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Wine Wizard

Rules Of Fining

Indeed, after using most fining agents there will be a layer of sediment generated and you’ll need to rack the wine off of it accordingly. Fining agents, by definition, are introduced into


Topping My Wines Off

As I explain in my book, The Winemaker’s Answer Book, oxygen can be a friend of wine (especially during active primary fermentation) but is more often its enemy. One of the biggest


Adding Carbonation To A Dessert Wine

If you’ve got a carbonation setup at home that you use for your homebrew, cider, mead, or kombucha, you certainly can fizzy up some wine products for yourself. I like your idea


Properly Adding Copper

Ah yes, the classic “I sunk a bunch of pennies in my carboy” tale. Forgetting for a moment that modern pennies contain very little copper, there’s a reason that most winemakers I


Properly Measuring Wine Cap Temperature

That is a great question and I’m really glad you asked. Sometimes when those of us who have been making wines for quite some time write about some technique, process, or concept


Protecting Your Wine From Oxygen During Racking

Excluding oxygen by gassing headspaces and purging containers is one of the most important winemaking jobs we have. Oxygen exposure during aging can create all sorts of problems from premature oxidation and


Trying to Work With Grape Juice That is Amiss

Well, your grape or juice source really put you in a bind. Those are some of the most unbalanced initial numbers I’ve ever seen, and I would seriously consider getting your juice


Using Pectic Enzymes In A Red Wine

To quote one of my vineyard colleagues who always likes to give multiple sides to every answer, “It depends” (thanks, Rich). And so it is with pectic enzymes in winemaking. Pectic enzymes


Crafting a Buttery-style of Chardonnay

Indeed, that flavor you’re after is primarily caused by the malolactic bacteria, which impart that buttery, dairy, or creamy taste in many Chardonnays. This is because these bacteria, depending on the strain,


Malolactic Fermentation After Cold Stabilizing

I always think it’s wonderful when people can do a “natural” cold stabilization over the winter months. It’s an incredibly intuitive and very old-fashioned, non-interventionist way to accomplish a key winemaking task.


Adding Sorbate After MLF

Winemakers typically add sorbate (aka sorbic acid, often purchased as potassium sorbate) when they want to bottle a wine with a little residual sugar. It is often added right before backsweetening and


Volatile Acidity Fixes

A Sadly, blending VA levels downward remains the only option available for reducing VA content in small lots. Larger commercial wineries, with big lots and bigger pocketbooks, can afford the expense of


Oxygen Ingression

Don’t worry, it’s happened to the best of us! If you can, check your pH and your VA (volatile acidity) to try to get a handle on whether or not this air


Reducing Oak Flavor In Wine

I’m so pleased you’ve done some oak trials! If you’ve read my column over the years you know that I’m always advising our intrepid readers to do small-scale trials (sometimes I call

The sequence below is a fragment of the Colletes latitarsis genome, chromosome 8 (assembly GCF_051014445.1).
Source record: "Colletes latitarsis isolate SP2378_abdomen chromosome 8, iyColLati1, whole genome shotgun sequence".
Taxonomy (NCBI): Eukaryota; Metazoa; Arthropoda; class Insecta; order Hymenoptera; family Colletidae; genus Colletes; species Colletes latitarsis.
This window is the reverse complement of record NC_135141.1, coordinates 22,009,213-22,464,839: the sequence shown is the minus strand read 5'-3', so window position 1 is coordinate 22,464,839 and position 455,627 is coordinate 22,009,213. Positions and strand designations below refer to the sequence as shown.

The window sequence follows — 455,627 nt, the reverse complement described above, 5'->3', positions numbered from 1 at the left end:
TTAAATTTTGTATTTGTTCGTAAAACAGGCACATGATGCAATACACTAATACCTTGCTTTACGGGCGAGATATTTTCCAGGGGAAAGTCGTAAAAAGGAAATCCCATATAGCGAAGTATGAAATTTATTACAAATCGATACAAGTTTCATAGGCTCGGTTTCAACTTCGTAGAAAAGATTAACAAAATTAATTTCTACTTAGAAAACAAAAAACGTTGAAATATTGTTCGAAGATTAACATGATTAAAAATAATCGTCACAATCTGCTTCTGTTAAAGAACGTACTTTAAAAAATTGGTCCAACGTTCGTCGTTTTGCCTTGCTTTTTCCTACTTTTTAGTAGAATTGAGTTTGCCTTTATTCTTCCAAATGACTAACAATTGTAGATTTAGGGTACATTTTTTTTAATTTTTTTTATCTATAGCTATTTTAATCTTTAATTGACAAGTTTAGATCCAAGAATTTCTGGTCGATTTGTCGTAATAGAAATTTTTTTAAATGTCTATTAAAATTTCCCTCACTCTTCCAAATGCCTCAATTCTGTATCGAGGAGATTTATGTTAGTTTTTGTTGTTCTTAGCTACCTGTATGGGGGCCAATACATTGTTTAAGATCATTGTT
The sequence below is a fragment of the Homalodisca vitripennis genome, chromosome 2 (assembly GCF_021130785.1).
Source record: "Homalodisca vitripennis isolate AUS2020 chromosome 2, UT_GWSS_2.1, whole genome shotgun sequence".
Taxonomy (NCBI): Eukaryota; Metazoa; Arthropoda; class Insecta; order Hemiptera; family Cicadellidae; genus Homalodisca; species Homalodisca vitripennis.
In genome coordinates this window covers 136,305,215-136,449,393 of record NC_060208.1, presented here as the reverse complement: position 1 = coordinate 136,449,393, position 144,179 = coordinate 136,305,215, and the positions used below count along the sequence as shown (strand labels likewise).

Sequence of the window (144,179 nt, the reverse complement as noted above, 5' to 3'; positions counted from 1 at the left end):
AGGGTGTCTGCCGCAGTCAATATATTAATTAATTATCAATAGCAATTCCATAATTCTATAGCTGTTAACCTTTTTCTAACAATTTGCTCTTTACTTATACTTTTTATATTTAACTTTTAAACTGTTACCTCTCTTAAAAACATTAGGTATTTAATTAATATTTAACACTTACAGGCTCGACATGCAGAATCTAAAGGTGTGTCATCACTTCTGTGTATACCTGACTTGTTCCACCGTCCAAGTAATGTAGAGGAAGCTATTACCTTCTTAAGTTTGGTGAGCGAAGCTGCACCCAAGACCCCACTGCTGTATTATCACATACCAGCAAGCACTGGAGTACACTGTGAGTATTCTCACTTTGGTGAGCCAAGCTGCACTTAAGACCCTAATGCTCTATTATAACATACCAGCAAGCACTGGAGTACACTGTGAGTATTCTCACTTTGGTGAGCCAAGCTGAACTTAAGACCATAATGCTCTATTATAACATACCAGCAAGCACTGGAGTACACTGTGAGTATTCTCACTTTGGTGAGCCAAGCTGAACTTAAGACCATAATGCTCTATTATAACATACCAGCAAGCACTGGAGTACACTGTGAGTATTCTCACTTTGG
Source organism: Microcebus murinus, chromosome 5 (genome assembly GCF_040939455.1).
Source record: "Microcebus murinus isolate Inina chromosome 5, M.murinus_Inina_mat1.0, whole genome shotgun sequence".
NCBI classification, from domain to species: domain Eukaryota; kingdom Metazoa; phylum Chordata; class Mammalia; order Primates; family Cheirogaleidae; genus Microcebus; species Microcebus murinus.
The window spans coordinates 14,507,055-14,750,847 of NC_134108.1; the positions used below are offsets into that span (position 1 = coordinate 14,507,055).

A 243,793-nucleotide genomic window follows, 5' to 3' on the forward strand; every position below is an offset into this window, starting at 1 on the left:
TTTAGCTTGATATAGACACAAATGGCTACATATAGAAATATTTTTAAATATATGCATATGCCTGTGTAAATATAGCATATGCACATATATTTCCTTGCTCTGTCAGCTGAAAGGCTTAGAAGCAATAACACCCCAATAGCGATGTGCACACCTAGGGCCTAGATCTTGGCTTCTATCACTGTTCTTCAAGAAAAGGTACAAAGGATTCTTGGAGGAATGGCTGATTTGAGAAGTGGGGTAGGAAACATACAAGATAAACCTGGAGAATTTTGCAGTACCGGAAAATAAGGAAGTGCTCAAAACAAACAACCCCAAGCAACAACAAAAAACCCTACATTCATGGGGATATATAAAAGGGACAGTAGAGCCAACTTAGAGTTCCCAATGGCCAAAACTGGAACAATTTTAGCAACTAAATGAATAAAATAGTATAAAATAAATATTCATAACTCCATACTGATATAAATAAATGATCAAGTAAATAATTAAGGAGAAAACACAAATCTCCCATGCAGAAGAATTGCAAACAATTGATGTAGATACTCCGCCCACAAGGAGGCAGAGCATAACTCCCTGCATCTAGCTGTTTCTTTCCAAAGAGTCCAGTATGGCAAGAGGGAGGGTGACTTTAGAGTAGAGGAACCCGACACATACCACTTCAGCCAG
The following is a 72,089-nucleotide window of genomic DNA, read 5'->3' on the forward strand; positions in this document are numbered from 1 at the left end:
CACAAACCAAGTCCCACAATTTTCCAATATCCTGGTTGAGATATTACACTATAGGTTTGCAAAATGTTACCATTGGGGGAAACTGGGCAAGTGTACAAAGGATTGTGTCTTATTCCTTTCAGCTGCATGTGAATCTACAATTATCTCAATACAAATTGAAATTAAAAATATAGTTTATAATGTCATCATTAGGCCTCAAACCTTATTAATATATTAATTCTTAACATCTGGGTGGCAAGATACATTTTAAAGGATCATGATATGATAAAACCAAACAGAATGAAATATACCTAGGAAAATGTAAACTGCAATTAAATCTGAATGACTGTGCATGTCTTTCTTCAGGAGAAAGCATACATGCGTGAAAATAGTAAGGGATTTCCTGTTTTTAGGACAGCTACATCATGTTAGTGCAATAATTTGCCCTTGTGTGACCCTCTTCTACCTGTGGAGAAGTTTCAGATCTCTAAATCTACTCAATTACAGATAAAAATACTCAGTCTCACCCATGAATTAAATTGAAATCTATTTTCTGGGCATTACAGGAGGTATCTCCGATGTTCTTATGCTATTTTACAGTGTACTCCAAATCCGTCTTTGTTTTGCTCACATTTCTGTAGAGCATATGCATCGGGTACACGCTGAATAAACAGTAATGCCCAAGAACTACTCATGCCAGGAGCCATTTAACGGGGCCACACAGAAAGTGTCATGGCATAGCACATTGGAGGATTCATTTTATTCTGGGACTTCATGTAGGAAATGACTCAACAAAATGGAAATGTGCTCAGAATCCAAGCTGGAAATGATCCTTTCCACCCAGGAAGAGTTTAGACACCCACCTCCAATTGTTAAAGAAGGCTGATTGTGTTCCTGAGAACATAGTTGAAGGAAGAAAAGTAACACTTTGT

Is Oak Sanitation Necessary?

I never boil or rinse my chips because, you’re right, that’ll strip them of the valuable flavor and aroma right off the bat. The one thing you need to do first, either


Recommended First SO2 Addition

Thanks, Bob, for joining fellow columnists and me for our first ever virtual WineMaker Harvest Boot Camp this past September! This question didn’t get answered in my Q&A session held at the


Wine Bottle Deposits

I’ll assume you’re going to do red (not rosé) — that’s the easiest for small-volume winemaking. I’ll also assume you’ll hand-destem, so you really don’t need a de-stemmer. Just get out as


Testing For Free SO2

Good for you for investing in a way to track your free SO2 (FSO2) levels. It’s one of the most important ways we can keep our wines safe. You can buy something


Freezing Grapes

Goodness, I’ve never answered two questions at the same time before! I decided to put the two of you together since your questions were so similar. There are some things that apply


Curing A Stuck Fermentation

Yes, sluggish and stuck fermentations are one of the most common, persistent, and frustrating issues that winemakers encounter. They happen for so many reasons, and possibly for a combination of so many


Degassing Wine

As you know, the fermentation process (both the initial fermentation turning sugar into ethanol and the secondary malolactic fermentation) produces quite a lot of carbon dioxide gas. The majority of this escapes


Macerating Skin Packs

Ah, kits are getting so clever these days! I would say it all depends on the quality of what you feel, taste, see, and smell for the material that comes in your


Varnish on Mini Barrels

Well, I suppose you could sand the varnish off if you didn’t like it very much . . . but, realistically, I don’t think it’ll affect the wine that much. If you’ve


Vineyard Planning

That is so great to hear that you’ll be planting a vineyard. Welcome to the great Sonoma County viticulture adventure! My company has vineyards in Sonoma too and I’ve been making wine


Quality Control

In deciding to bottle, age or toss this batch, I suggest you spend some quality time with your barrel. Though you’re just past the usual bottling window (typical aging time for premium